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Extension E-Newsletter

Extension E-News

Greetings for June, 2011

Photo: Beverly SparksBeverly Sparks, Associate Dean for Extension, 706/542-3824, caesext@uga.edu

Extension Colleagues:

My grandfather "Hoop" Hart spent most of his life in the dry lands of west Texas. In west Texas they spend considerable time talking about the weather. Hoop would often call my mom to report the weather, especially in the event of rain. His favorite report was of a "west Texas five-inch rain." And of course Hoop would be referring to one drop of rain every five inches! These days, I can certainly relate to my grandfather's sense of humor. The only rain for the past several weeks on my garden has been two "west Texas five-inch rains." Thanks to all our agents and specialists that work with growers and producers to handle the challenges of the drought that has a firm grip on most of Georgia.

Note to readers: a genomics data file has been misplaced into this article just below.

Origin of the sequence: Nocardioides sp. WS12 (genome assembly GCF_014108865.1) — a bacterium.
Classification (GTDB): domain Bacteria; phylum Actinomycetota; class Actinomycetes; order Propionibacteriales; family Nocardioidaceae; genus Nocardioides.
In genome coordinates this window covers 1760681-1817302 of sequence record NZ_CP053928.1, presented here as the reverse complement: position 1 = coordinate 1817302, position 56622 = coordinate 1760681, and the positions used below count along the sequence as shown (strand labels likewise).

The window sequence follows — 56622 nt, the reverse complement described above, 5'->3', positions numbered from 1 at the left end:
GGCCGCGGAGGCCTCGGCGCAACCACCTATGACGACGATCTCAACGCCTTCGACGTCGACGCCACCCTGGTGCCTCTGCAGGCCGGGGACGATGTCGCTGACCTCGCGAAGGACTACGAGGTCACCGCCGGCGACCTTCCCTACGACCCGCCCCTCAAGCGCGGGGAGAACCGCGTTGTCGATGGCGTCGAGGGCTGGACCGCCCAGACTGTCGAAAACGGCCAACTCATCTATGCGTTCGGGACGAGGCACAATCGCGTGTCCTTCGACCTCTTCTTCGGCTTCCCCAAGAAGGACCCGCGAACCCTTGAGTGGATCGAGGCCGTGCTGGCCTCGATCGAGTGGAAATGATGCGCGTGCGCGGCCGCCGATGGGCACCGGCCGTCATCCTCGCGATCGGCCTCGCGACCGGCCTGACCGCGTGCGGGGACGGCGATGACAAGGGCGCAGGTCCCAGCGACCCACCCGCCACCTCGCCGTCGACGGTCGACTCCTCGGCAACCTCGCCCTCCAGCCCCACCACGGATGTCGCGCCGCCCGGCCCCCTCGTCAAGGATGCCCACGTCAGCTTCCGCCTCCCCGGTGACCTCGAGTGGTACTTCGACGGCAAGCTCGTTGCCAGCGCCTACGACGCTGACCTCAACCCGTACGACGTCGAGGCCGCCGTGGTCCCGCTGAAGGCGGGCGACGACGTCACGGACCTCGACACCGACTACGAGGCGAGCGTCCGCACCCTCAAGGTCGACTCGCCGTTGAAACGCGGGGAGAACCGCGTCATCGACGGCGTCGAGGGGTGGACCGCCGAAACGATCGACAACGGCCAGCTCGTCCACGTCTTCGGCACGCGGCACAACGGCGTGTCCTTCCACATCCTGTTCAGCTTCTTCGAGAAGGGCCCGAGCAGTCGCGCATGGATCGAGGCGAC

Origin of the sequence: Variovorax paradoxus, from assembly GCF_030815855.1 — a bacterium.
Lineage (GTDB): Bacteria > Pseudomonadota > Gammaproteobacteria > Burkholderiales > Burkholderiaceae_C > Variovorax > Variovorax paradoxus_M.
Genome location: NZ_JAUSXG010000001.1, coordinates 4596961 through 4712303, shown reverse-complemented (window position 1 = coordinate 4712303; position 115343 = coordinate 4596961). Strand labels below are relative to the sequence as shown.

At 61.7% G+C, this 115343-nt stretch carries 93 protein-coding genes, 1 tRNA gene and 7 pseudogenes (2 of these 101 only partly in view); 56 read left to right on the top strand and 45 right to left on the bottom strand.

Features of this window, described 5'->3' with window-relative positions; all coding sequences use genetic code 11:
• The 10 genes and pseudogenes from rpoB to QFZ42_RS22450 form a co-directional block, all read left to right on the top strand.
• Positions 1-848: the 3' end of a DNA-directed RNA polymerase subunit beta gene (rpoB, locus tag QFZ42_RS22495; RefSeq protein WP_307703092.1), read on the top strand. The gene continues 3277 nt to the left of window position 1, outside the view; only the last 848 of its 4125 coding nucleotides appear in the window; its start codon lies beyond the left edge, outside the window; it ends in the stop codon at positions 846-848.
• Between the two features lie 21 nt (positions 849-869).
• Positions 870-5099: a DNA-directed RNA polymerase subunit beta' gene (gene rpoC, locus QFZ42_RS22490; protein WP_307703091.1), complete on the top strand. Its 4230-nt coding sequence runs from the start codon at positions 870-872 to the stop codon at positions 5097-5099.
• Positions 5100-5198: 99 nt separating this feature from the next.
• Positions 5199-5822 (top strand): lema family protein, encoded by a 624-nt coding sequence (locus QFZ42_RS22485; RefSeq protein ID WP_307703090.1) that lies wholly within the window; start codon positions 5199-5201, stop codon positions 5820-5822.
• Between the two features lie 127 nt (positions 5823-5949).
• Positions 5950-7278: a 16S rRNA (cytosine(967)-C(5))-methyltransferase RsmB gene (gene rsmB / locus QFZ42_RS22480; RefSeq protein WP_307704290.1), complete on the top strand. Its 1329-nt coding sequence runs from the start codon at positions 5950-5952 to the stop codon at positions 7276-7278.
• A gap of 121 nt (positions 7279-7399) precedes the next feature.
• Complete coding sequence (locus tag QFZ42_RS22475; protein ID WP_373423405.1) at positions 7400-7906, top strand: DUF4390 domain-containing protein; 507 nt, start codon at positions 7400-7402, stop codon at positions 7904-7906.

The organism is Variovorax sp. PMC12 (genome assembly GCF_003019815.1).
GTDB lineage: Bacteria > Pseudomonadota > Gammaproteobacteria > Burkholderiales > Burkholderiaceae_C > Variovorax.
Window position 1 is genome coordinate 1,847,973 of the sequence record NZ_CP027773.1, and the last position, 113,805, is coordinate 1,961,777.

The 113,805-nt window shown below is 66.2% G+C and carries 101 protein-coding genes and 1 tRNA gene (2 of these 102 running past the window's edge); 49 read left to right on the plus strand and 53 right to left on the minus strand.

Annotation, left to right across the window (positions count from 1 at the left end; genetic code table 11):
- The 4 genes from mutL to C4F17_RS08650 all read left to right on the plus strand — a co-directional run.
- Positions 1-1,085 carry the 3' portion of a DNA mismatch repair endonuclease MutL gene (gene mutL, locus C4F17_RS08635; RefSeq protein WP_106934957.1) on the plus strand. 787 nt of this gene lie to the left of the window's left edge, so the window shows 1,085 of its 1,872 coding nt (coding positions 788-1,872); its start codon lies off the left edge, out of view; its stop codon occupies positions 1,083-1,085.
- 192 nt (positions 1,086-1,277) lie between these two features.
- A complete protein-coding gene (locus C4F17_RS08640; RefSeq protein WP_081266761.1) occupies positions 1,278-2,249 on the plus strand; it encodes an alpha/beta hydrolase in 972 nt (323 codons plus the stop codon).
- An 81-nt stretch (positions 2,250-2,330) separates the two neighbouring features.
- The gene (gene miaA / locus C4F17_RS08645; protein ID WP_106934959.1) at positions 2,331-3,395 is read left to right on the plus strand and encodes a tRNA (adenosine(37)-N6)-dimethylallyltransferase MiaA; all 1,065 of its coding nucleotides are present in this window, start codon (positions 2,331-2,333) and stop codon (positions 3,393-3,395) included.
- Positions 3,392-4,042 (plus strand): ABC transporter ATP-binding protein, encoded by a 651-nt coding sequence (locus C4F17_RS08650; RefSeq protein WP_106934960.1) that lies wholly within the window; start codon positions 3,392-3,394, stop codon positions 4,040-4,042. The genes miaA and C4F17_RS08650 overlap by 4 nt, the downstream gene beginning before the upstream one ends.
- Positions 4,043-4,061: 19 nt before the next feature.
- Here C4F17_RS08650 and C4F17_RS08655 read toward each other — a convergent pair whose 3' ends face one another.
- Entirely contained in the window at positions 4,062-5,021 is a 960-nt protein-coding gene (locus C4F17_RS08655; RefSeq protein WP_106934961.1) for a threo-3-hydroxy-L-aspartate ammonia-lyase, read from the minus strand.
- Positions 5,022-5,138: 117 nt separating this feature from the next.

News items since the last issue of Extension E-News:

At the end of May, Dean Angle announced final plans for CAES to deal with additional state budget cuts in 2012. Regrettably, our college plan includes the elimination of 18 additional positions and layoffs of the employees holding these positions. The past two years have been very difficult for the college as we have now lost more than 350 positions. It is with sincere gratitude that we extend best wishes to the employees impacted by these layoffs.

ExTEND group at the Capitol
ExTEND group at the Capitol

We celebrated the graduation of our first class of ExTEND (Transitioning Extension to New Dimensions) with a luncheon and celebration in Athens. Congratulations to the individuals completing this advanced leadership program. I certainly do appreciate the time and energy they devoted to ExTEND over the past 18 months and I know our organization will benefit from the investment.